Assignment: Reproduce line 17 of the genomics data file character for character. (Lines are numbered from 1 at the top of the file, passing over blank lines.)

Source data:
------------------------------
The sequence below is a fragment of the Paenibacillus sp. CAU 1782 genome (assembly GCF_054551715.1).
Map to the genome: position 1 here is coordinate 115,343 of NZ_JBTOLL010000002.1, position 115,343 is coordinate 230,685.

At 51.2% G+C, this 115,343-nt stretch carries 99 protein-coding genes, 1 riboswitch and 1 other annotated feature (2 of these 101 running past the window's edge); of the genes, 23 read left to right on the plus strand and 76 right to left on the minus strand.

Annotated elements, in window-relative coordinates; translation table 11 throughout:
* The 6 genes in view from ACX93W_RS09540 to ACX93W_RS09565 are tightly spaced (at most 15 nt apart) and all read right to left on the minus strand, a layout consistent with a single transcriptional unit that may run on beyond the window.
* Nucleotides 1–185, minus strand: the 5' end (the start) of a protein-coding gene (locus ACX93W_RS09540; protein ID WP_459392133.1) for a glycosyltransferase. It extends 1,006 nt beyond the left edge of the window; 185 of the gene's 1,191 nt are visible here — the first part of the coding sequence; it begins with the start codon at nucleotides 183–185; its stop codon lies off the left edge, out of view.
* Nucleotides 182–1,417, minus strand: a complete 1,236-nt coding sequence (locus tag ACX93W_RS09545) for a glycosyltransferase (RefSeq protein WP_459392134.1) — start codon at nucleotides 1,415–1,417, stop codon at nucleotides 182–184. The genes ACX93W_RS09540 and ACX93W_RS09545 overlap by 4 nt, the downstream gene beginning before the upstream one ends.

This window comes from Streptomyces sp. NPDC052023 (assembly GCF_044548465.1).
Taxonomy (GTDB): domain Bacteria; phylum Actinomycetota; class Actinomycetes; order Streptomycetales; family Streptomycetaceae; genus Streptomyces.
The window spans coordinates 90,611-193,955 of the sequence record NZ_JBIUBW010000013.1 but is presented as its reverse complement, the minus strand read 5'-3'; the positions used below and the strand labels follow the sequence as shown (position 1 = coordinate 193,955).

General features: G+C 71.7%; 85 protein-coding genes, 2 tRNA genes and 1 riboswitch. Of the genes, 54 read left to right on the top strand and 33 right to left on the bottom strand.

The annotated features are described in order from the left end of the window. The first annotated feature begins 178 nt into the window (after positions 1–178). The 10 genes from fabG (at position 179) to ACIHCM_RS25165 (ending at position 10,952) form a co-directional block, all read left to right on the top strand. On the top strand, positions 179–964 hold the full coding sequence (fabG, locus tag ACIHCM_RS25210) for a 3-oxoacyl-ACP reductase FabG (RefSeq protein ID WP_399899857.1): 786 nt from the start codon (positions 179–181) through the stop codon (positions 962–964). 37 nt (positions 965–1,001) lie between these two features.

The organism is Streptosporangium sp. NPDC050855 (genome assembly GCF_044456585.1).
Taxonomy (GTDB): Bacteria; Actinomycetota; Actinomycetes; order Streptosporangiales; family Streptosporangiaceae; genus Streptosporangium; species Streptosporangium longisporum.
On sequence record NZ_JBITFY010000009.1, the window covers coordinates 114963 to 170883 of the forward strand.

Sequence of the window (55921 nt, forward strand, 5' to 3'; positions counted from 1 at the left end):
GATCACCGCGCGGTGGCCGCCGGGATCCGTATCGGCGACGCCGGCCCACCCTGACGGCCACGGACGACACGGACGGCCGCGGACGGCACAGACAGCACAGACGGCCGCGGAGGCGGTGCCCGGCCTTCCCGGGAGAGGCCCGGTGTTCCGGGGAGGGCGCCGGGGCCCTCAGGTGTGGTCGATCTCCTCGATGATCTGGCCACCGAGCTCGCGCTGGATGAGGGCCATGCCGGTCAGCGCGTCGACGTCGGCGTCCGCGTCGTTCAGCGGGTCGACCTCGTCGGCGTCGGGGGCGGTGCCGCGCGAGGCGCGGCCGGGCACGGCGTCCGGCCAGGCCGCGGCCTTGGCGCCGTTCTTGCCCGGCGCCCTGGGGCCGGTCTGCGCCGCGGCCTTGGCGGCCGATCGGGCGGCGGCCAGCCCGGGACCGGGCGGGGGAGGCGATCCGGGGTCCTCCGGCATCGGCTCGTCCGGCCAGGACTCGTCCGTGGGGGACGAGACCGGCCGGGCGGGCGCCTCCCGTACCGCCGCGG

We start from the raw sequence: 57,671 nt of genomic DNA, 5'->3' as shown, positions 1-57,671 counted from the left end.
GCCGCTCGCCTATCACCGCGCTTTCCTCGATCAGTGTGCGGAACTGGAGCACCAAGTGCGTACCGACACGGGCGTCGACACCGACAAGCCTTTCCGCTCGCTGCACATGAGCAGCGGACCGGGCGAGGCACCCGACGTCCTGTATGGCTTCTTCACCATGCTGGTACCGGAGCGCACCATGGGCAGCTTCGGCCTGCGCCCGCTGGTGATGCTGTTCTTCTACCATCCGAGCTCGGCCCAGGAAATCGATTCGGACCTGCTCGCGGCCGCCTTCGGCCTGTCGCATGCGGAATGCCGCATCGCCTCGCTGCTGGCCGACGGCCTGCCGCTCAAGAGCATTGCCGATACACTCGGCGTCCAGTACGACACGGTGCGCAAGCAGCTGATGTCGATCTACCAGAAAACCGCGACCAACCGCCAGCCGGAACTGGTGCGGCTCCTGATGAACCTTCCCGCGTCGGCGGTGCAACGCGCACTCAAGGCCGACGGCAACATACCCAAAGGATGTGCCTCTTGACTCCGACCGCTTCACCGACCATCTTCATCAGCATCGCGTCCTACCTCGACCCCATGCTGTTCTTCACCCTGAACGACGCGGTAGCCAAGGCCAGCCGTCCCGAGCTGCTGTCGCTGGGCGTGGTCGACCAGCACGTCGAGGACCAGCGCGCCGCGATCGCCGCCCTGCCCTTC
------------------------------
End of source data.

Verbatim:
GATCACCGCGCGGTGGCCGCCGGGATCCGTATCGGCGACGCCGGCCCACCCTGACGGCCACGGACGACACGGACGGCCGCGGACGGCACAGACAGCACAGACGGCCGCGGAGGCGGTGCCCGGCCTTCCCGGGAGAGGCCCGGTGTTCCGGGGAGGGCGCCGGGGCCCTCAGGTGTGGTCGATCTCCTCGATGATCTGGCCACCGAGCTCGCGCTGGATGAGGGCCATGCCGGTCAGCGCGTCGACGTCGGCGTCCGCGTCGTTCAGCGGGTCGACCTCGTCGGCGTCGGGGGCGGTGCCGCGCGAGGCGCGGCCGGGCACGGCGTCCGGCCAGGCCGCGGCCTTGGCGCCGTTCTTGCCCGGCGCCCTGGGGCCGGTCTGCGCCGCGGCCTTGGCGGCCGATCGGGCGGCGGCCAGCCCGGGACCGGGCGGGGGAGGCGATCCGGGGTCCTCCGGCATCGGCTCGTCCGGCCAGGACTCGTCCGTGGGGGACGAGACCGGCCGGGCGGGCGCCTCCCGTACCGCCGCGG